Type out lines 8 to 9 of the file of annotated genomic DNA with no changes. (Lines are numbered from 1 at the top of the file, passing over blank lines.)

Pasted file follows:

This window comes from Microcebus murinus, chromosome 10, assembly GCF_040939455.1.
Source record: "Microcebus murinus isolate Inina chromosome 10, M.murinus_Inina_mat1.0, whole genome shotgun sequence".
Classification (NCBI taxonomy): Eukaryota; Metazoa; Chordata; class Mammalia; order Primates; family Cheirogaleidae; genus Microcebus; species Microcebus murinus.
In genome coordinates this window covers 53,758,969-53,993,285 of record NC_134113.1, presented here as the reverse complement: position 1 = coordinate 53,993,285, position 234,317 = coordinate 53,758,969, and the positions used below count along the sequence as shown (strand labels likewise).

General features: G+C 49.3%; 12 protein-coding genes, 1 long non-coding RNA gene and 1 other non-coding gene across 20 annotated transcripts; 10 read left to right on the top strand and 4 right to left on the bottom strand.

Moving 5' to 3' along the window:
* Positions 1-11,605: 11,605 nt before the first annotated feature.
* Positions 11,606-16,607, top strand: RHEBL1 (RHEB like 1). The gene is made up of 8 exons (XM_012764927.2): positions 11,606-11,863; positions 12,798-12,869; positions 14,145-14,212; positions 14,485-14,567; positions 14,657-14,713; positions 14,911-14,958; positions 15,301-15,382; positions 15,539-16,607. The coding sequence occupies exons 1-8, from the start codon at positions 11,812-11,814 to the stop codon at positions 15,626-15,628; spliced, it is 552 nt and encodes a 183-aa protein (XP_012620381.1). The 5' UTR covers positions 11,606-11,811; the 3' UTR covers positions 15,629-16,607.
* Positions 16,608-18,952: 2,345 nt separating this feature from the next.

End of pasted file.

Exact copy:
* Positions 11,606-16,607, top strand: RHEBL1 (RHEB like 1). The gene is made up of 8 exons (XM_012764927.2): positions 11,606-11,863; positions 12,798-12,869; positions 14,145-14,212; positions 14,485-14,567; positions 14,657-14,713; positions 14,911-14,958; positions 15,301-15,382; positions 15,539-16,607. The coding sequence occupies exons 1-8, from the start codon at positions 11,812-11,814 to the stop codon at positions 15,626-15,628; spliced, it is 552 nt and encodes a 183-aa protein (XP_012620381.1). The 5' UTR covers positions 11,606-11,811; the 3' UTR covers positions 15,629-16,607.
* Positions 16,608-18,952: 2,345 nt separating this feature from the next.